12 Soft Skills Young People Need For Careers In Demand

12 Soft Skills Young People Need For Careers In Demand

Over the past few years, many jobs in traditional work sectors declined. This led to the creation of new jobs to cater to new markets and industries. Hence, workers with soft skills that can adapt to the changing needs in any industry are now catching the interests of employers. 

These are skills which are common to many occupations and various industries. These differ from technical skills such as numeracy and literacy, knowing how to create an app, or having a medical license. Transferable or soft skills work alongside job-specific technical skills and create individuals who are productive members of society while they commit themselves to lifelong learning and development.

Research conducted by Deloitte in 2018 states that these skills have grown in popularity and importance, with some employers stating that, for certain positions, they would choose someone with the right transferable skills over someone who only has technical skills.

Soft skills will allow you to be agile and adaptable in rapidly changing national and international work environments. These skills make you a desirable employee to recruiters and allow you to move between jobs and become a resilient part of the workforce.

Why Do Young People Need Soft Skills?

Nowadays, employers may expect their workers to ‘wear many hats’ in any single position, making a single career with a fixed knowledge base less common and less attractive to recruiters.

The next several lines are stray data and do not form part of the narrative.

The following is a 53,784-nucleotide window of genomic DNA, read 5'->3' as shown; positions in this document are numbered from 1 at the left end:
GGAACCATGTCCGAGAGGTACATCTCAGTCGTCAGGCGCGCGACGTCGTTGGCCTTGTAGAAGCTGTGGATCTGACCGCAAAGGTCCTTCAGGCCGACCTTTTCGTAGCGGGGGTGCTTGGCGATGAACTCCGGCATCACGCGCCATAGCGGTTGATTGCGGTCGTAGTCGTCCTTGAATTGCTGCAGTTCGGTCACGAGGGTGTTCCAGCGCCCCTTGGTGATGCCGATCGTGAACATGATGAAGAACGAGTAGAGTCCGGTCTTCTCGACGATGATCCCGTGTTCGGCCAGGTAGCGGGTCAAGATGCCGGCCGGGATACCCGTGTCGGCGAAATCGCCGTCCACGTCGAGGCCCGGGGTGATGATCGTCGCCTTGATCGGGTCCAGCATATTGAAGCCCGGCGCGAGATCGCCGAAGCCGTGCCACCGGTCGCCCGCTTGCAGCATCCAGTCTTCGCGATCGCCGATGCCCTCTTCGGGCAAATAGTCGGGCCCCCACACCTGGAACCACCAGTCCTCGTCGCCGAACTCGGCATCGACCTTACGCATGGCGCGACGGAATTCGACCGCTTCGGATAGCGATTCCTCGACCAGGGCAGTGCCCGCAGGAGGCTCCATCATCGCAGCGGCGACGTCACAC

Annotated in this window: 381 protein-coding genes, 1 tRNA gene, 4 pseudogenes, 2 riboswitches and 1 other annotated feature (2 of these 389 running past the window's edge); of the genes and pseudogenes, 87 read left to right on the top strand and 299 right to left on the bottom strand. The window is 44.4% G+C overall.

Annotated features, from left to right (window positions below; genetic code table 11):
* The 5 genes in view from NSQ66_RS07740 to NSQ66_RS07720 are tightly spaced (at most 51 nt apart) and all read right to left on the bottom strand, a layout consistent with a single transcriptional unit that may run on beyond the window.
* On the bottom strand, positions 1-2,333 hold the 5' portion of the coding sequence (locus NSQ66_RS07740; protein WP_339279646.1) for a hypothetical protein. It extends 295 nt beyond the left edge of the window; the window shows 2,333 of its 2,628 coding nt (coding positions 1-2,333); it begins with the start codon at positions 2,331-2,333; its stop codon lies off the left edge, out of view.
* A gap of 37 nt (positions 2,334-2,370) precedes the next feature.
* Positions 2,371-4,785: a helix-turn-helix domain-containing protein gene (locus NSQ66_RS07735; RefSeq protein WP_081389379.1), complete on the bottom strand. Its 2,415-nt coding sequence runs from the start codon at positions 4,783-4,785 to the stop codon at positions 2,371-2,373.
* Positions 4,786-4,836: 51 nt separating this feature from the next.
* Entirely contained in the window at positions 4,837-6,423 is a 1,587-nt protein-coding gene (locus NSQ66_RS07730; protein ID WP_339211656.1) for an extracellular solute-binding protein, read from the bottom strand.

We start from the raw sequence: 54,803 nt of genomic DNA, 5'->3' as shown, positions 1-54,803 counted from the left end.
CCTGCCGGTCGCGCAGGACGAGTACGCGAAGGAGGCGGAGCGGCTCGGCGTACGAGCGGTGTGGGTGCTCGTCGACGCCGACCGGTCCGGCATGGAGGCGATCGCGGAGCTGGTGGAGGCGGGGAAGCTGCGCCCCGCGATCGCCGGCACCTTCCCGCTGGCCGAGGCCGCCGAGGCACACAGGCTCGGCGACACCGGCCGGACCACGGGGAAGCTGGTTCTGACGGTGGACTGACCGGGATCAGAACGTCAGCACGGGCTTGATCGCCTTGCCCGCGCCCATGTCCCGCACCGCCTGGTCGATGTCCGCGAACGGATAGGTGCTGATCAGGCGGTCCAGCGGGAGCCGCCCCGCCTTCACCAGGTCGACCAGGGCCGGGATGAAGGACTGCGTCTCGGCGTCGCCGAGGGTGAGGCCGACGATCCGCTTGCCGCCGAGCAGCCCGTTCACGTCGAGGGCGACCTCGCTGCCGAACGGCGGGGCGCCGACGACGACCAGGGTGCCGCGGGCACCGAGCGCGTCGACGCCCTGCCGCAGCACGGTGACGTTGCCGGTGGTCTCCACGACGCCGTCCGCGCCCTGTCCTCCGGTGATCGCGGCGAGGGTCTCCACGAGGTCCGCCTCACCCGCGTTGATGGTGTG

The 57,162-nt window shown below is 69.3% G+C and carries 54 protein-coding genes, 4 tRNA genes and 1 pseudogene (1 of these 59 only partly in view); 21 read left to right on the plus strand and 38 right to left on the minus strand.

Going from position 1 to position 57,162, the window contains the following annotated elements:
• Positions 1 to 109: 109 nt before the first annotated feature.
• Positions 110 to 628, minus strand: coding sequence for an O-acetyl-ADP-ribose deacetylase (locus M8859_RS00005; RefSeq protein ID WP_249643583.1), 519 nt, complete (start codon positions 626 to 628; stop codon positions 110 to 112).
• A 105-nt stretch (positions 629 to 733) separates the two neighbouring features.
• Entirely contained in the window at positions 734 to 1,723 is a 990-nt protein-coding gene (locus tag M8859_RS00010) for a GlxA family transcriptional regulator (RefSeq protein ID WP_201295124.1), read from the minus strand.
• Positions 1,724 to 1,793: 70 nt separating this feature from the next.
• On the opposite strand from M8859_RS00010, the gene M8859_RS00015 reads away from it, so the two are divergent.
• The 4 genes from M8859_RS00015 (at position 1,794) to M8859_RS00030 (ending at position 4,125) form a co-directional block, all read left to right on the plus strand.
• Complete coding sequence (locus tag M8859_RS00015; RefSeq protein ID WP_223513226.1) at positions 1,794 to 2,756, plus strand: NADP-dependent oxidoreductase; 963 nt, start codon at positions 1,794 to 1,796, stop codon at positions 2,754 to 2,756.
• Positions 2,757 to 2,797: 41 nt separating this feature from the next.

Young people have to develop skills that enable them to be students and workers who are committed to lifelong learning and personal development. Having soft skills means you could have a greater sense of security in the labour market by applying these skills to different jobs across varying sectors. These skills will also increase your chances of finding productive and rewarding work with greater opportunities and benefits.

A 2023 report states that some of the labour developments previously considered to have been causes of job loss are going to be catalysts for positive change in the job market in the next five years. 

As some skills and industries become more important than others, the need for employees with soft skills grows. It suggests that any young person planning to enter the workforce should prepare themself for the future job market with skills that can be used or ‘transferred’ across different industries.

The 2022 UNICEF Global Framework on Transferable Skills simplifies these skills into the 12 most common soft skills that students need to be adaptable in the workforce.

1. Creativity

When most people think of creativity, they primarily consider artists or individuals who have a natural talent for expressing themselves through the arts. However, in the scope of work, creativity more commonly presents itself as an ability to think differently, making it a cognitive skill. 

It is possible to learn creativity at any age or stage of education. Having this skill encourages divergent thinking which involves considering different ideas or solutions to a problem.

This skill can be developed in collaborative and social settings, therefore stimulating other skills such as empathy and understanding of other cultures or individual backgrounds. This makes it a useful tool for developing positive social skills as well.